Should I learn another language? – Travel advice

I will explore the long and short answer to this question shortly, but if we visit a hotel abroad, most of us will expect (a quite ignorant expectation) them to be able to speak at least a basic amount of our native language.

In Europe, they generally will speak their native language and English, this will differ from location to location and also if the area has a high density of English speaking travellers.

I speak only English, but having been in a situation abroad where I have had to use a hospital (nothing serious), it was difficult to communicate exactly what was wrong and the nurse was understandably frustrated that I had travelled to their country with no basic understanding of how to communicate in an emergency.

When you travel abroad, some basic communication phrases should be at least understood, regardless if you plan on speaking it yourself. As an absolute bare minimum you should probably understand the following:

  • Hello/Goodbye
  • Please/Thank you
  • Good morning/Good afternoon/good night

If all you know is how to use your manners in their local language, this is often better than nothing at all and generally considered courteous that you are making a conscious effort.


Back to the question:

Should I learn another language?

For a short trip, it’s probably not necessary, there are plenty of websites that can give you the key phrases you should understand to get by such as greetings, manners, ordering food or drink, asking for help or directions, using public transport etc. Knowing this will only come as an advantage to you but for a longer trip, maybe 2 weeks, you should know a little more or the language, if you’re backpacking or travelling for extended periods, then absolutely, you should learn.

Where to start learning a language:

I want to preface this paragraph by saying I have no affiliation with these resources, I am simply sharing them so you don’t have to go and find them yourself.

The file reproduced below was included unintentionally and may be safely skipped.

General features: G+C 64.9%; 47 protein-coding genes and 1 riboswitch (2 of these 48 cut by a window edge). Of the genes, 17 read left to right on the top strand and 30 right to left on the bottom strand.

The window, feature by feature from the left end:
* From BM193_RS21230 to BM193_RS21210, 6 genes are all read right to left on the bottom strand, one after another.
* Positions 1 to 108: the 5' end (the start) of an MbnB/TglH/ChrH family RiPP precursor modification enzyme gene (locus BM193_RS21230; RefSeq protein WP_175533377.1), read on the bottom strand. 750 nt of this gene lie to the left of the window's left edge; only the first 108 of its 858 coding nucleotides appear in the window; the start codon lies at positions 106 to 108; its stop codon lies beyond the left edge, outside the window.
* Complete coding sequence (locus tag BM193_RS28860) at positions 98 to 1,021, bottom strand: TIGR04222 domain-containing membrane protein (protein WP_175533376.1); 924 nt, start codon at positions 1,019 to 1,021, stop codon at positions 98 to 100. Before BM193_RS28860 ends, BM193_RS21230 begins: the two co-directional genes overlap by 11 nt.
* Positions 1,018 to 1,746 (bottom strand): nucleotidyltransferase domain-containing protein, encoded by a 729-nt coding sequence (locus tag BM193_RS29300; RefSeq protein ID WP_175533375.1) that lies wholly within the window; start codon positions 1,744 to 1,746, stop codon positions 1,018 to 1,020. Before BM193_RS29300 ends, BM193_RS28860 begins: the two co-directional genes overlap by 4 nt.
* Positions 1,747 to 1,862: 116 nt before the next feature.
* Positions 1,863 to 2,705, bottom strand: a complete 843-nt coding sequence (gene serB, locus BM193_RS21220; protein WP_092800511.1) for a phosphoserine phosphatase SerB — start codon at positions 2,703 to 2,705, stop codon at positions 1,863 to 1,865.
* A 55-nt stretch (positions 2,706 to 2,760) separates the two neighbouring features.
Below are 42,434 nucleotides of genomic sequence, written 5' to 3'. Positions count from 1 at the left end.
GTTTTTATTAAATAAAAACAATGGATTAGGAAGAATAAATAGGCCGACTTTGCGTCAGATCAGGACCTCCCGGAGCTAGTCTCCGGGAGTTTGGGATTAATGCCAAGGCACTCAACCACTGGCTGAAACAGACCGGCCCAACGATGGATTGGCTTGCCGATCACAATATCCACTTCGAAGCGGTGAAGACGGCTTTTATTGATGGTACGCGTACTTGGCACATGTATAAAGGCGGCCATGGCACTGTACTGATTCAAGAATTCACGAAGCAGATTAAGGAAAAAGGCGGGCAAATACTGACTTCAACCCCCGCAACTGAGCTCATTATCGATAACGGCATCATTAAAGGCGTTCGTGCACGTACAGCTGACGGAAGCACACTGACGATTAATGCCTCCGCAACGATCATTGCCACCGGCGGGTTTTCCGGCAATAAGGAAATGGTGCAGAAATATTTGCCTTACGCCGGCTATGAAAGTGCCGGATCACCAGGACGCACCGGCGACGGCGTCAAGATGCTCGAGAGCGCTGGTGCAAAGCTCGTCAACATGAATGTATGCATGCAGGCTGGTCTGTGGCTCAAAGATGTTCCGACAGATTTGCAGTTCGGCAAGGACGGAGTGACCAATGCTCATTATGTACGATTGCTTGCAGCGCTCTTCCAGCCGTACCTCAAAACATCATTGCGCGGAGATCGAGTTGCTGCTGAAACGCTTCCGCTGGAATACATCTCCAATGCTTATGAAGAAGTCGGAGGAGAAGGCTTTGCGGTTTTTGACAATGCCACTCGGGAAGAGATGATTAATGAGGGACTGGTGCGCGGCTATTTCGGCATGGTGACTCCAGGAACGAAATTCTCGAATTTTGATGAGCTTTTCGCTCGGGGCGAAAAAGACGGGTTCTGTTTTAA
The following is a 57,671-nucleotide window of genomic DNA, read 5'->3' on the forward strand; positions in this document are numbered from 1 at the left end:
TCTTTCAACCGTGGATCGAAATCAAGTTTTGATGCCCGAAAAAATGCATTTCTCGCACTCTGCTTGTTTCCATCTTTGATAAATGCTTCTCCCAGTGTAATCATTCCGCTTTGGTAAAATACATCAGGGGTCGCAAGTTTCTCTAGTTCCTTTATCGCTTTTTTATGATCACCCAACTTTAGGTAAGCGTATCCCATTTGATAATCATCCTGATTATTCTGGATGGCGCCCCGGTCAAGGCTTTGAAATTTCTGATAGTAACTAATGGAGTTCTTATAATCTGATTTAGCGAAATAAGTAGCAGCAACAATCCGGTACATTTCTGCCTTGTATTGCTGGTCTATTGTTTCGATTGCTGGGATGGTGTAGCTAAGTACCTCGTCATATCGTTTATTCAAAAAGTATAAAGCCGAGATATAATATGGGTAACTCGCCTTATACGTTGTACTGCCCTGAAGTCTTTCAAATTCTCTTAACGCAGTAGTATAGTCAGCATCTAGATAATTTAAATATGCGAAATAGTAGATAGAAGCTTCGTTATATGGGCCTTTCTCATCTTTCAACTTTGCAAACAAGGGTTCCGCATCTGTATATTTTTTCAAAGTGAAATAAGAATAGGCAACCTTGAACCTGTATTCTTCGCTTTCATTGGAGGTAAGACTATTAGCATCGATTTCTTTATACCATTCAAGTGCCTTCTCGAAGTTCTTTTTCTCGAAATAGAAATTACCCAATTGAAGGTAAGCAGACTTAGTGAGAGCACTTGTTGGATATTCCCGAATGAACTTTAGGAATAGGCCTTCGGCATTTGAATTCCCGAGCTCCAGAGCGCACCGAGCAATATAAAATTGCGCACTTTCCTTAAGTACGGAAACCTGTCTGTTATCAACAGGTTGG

Learning key phrases is the absolute minimum you should know, and the easiest place to start, memory recall is far easier than speaking learning fluency in a given language.

Here are FREE resources of learning a language:
I would absolutely recommend you start with one of the below, they are all free so you are not putting any money into it, they are all good resources and will get you a decent understanding without the financial commitment. – some basic phrases in common languages – A few free courses on how to start learning – Free courses on 20+ languages, it is widely praised and also has an app so you can learn on the go, keep in mind it is supported by a freemium app model with in app purchases although not necessary. – Another learning resource with quite a fan base, this also has an app , this has a free option but also a subscription service for those who wish to use it. – I really cannot emphasise enough how much I have learned from free resources on youtube, just search “X language lessons”, with a bit of trial and error you will find someone you can follow along with who has a comprehensive video library that you can learn from.

I recently found out about someone called Tim Ferriss, his techniques used for learning languages are some of the best I have seen and can be applied to learning any skill, there is a video below breaking down those techniques:

Here are PAID resources of learning a language: – One tip I have with Udemy is that they run sales extremely frequently, often all courses go down to £10/$10 making them worth a punt even if you don’t like it, you haven’t invested a lot of money in it. Do your research on the course instructor as it is user submitted so make sure you check reviews and course overviews. – This is again another resource that is treat with high regard from the language learning community but works from a monthly subscription, however, they have a 20-day money-back guarantee if you don’t like it. – I am not sure I can recommend this one but it’s available all the same, their pricing structure is hard to find and once you do, you will see its quite expensive in my opinion compared to competitors although their courses seem extremely comprehensive, I just personally don’t like the fact they make the cost hard to find.

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3 thoughts on “Should I learn another language? – Travel advice

Add yours

    1. I’m glad you avoided an incident in Delhi! There is always the few people who are out to spoil traveling for the rest of us!


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